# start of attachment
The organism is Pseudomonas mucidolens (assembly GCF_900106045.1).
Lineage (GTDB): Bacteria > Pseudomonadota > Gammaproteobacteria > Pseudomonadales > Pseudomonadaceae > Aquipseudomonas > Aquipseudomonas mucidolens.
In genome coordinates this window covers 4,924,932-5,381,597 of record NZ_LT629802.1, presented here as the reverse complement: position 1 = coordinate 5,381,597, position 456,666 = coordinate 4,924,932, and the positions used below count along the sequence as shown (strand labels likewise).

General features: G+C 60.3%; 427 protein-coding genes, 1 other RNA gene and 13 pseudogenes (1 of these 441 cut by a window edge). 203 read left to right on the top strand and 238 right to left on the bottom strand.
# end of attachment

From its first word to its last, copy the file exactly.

The organism is Pseudomonas mucidolens (assembly GCF_900106045.1).
Lineage (GTDB): Bacteria > Pseudomonadota > Gammaproteobacteria > Pseudomonadales > Pseudomonadaceae > Aquipseudomonas > Aquipseudomonas mucidolens.
In genome coordinates this window covers 4,924,932-5,381,597 of record NZ_LT629802.1, presented here as the reverse complement: position 1 = coordinate 5,381,597, position 456,666 = coordinate 4,924,932, and the positions used below count along the sequence as shown (strand labels likewise).

General features: G+C 60.3%; 427 protein-coding genes, 1 other RNA gene and 13 pseudogenes (1 of these 441 cut by a window edge). 203 read left to right on the top strand and 238 right to left on the bottom strand.